Self-Compassion Aids Recovery From Eating Disorders

Eating disorder recovery can be a long, hard, bumpy road. For a lot of people it is hard to fully recover from an eating disorder. For others it is easy to relapse into old behaviors when big changes or stressful events take place. And unfortunately, for some, it is a struggle to ever fully recover.

Some facts when it comes to eating disorders and eating disorder recovery:

  • An estimated 1.1 to 4.2 % of women have bulimia nervosa in their lifetime.
  • Between 0.1% to 0.5% of males will develop bulimia.
  • In the United States, 20 million women and 10 million men suffer from a clinically significant eating disorder at some time in their life.
  • Between 0.3 and 1% of young women have anorexia nervosa.
  • Beginning as early as 12 years of age, gay, lesbian, and bisexual teens may be at higher risk of binge-eating and purging than their heterosexual peers.
  • People get eating disorders at all ages.
  • You CAN recover from an eating disorder.

There are so many other statistics and facts on eating disorders and people who struggle, but I wanted to share a few in order to remind you that you are not alone. People of all ages, genders, and ethnicities struggle with eating disorders, and there IS hope for recovery. That does not mean that healing and recovery will be easy, but please remember that it IS possible. When you are struggling it can feel impossible and unattainable, but I am living proof that it IS possible to recover.

If you are struggling with an eating disorder or in the middle of recovery, please know that it is OKAY and normal to not heal right away. When I struggled with an eating disorder, I probably struggled with the harmful behaviors of my eating disorder on a daily/weekly basis for about 4-5 years until I asked for and started getting help. Then, after getting help, it was probably 3-4 years before I was completely healed and not struggling anymore. Now, in those 3-4 years of recovery I did make a lot of progress and have a lot of better days, but I still had moments where I would relapse into those old, harmful, eating disorder thought patterns and behaviors. It is important to remember that healing and progress is not linear. It is not a smooth, straight line to recovery – it is a lot of ups and downs, forwards and backwards, and that is normal. It can feel really hard and really lonely when you are in the middle of that healing journey, so have grace and compassion for yourself. And please remember that you are NOT alone. You are never alone – even when you feel like it. When you are healing it can feel like you are the only one who is struggling, but I promise you there are others who understand what you are going through. In order to love yourself well, surround yourself with the people who love you, care for you, and support you the best.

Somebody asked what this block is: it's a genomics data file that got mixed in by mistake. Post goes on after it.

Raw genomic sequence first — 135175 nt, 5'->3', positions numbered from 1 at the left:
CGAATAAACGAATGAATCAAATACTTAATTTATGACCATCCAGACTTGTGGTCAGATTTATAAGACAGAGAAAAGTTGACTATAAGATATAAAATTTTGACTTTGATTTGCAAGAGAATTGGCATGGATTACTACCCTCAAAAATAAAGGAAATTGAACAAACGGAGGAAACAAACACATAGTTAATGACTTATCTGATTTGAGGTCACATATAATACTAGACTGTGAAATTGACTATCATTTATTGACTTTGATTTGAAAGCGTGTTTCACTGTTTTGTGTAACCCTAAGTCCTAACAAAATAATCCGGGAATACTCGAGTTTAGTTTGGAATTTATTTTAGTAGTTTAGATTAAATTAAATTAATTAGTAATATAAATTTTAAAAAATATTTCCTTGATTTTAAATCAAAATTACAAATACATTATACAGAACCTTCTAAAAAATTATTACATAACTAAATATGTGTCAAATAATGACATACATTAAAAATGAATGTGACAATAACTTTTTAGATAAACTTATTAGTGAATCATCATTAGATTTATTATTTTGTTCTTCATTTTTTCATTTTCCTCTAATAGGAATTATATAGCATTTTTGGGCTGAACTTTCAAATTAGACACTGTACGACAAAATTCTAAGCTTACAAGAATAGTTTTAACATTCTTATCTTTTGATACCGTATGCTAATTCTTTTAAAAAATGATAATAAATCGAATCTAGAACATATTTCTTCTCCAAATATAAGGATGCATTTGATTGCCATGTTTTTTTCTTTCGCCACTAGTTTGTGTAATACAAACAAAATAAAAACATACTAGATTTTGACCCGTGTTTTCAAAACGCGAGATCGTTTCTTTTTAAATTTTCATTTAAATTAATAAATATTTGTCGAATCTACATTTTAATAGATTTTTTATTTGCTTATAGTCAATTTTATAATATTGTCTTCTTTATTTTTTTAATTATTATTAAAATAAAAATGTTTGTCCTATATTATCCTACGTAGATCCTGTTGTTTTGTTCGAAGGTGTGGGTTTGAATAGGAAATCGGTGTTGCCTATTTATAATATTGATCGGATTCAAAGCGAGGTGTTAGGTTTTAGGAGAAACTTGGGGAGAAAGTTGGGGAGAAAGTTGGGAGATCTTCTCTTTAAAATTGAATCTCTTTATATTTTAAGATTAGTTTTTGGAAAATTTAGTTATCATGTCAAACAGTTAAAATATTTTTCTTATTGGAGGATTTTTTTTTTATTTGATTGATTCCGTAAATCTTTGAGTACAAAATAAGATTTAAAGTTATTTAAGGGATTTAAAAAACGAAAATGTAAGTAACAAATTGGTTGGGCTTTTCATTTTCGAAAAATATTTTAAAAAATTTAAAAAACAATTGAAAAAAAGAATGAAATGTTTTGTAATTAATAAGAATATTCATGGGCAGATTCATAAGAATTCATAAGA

No matter what, remember that you are loved, you are beautiful, you are worthy of a joyful and healthy life, and you CAN recover. Please don’t give up!





Abby Horst,
A podcaster, wife, health/wellness coach, beach lover, and musician. She specialises in nutrition education, meal planning, and developing sustainable habits. She passionately works with her patients to help them build healthier and happier relationships with food, exercise, and themselves.

Click here to follow Abby & her work.

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